PH needs to involve public in environment decisions – study
MANILA, Philippines – The Philippine government needs to involve the public in decisions that impact the environment, according to an international report on environmental democracy.
The Environmental Democracy Index (EDI), launched on Wednesday, May 20, is the first index that measures how well countries involve its citizens in environmentally-critical decisions through national laws.
The EDI compared 70 countries in terms of the following indicators:
1. Transparency - Right of the public to freely access information regarding the environment
2. Participation - Avenues given to the public to be involved in decisions that affect the environment
3. Justice - Avenues given to the public to seek justice before an independent and fair legal authority in cases of environmental harm or violation of rights
The index was developed by civil society network The Access Initiative and think tank World Resources Institute.
The Philippines was ranked 40th out of the total 70 countries that were assessed by the index.
Out of a top score of 3, the Southeast Asian country garnered a score of 1.35. Lithuania, an Eastern European country, topped the index with a score of 2.42.
Countries in the top 10 include Russia (2.25), the United States (2.16), and South Africa (2.16).
The 3 countries with the lowest scores are Haiti (0.51), Malaysia (0.58), and Namibia (0.59).
The Philippines' main weakness is its limited avenues for involving the public in informed and meaningful participation in decision-making, reads the Index write-up.
Though environmental laws like the Clean Air Act and Clean Water Act stipulate that public consultation be held for important decisions and policies, "the law gives discretion to government agencies whether to seek public input during the preparation of environmental rules," says the index.
Philippines' score in the EDI:
|Total Country Score||1.35|
A look at the Implementing Rules and Regulations (IRR) of the Philippine Environmental Impact Statement System shows this.
The IRR requires the conduct of a public hearing on an environmentally-critical project "unless otherwise determined by the EMB (Environment Management Bureau)."
For other types of projects, a public hearing is not mandatory unless again required by the EMB.
Such a rule gives the EMB the power to decide that a public consultation is not necessary. And even when the public thinks such a consultation is needed, there is no avenue for them to appeal for one, says the index.
Another indicator of informed public participation is the accessibility of Environmental Impact Assessments (EIAs) – studies that are meant to show the effect of a development project on the environment, be it a copper mine, a resort, or a road.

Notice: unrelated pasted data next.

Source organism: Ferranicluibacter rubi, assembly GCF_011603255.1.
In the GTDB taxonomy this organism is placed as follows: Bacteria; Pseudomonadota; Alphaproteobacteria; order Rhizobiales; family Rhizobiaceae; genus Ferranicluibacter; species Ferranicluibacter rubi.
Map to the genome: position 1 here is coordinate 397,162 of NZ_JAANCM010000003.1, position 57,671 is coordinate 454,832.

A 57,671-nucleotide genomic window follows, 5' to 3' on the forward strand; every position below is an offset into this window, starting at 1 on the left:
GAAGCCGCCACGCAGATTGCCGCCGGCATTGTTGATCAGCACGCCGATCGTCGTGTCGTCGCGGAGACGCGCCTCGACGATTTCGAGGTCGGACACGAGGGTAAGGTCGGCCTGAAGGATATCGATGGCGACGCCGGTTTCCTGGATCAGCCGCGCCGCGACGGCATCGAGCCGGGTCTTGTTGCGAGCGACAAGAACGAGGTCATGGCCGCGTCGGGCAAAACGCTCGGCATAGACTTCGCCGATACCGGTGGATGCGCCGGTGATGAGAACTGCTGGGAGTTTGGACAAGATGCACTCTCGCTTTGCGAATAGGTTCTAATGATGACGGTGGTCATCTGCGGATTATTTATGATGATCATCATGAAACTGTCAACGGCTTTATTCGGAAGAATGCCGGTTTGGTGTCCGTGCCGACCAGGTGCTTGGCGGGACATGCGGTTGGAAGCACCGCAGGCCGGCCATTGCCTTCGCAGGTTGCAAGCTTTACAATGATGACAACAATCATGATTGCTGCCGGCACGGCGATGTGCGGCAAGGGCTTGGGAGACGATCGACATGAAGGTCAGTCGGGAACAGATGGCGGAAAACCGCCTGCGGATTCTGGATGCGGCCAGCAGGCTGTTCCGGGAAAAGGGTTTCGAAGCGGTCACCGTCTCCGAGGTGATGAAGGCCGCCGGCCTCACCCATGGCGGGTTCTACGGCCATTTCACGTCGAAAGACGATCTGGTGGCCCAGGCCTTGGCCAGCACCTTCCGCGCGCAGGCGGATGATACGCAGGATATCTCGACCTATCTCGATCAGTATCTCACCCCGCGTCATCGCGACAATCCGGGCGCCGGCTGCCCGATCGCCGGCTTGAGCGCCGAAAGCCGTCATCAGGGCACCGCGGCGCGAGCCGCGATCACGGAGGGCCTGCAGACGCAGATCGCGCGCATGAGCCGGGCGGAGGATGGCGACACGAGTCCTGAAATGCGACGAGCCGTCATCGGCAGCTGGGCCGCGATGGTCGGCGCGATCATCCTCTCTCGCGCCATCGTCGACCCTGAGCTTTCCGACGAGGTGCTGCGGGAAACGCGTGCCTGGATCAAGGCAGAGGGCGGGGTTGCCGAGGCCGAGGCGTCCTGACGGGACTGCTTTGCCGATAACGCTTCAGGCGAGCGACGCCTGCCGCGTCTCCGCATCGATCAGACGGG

Meaningful public participation means that information on violations, permits, and contracts given to companies should be made available to all.
Public comments on such decisions should also be acknowledged, according to the Index. In practice, this means a documentation of the comments and officials responding to the comments.
FOI law will help
The Philippines, however, "scored well" on the Transparency and Justice indicators, said the index.
The Constitution requires that the public be given access to information on "matters of public concern," which the index says should include environmental concerns.
Some environmental laws also require such information to be made publicly available. (READ: State of PH environment: Good conservation efforts, bad air quality)
However, DENR rules restrict access to certain documents. The requester is required to reveal his identity and explain why he needs the information.
"Hence, an ordinary cause-oriented group may be denied access to information but a stakeholder (e.g. affected community) may get said information," reads the index.
One major set-back is that the Philippines is yet to enact a Freedom of Information law, it noted.
Another critique is that there are no laws requiring the government to collect information on forests and water. The government has data, but there is no requirement for it to be regularly updated and made accessible to all.
In terms of Justice, the 3rd indicator, legal mechanisms let the public challenge government decisions on environmental issues.
Most famous of these is the Writ of Kalikasan, a legal remedy that allows a Filipino citizen to contest a project in light of the environmental harm it may bring. (READ: Court to water company: Stop extracting from Cavite waters)
The writ can stop such projects and require government agencies and companies to respond to the citizen's concern within a certain number of days.
Non-governmental organizations (NGOs) are also granted legal standing, allowing them to file environmental cases against government agencies and private companies.
The Philippine government has yet to respond to the EDI. According to the EDI team, the findings were sent to governments in April and May. The country scores and ranking may be adjusted in light of feedback sent by the governments. – Rappler.com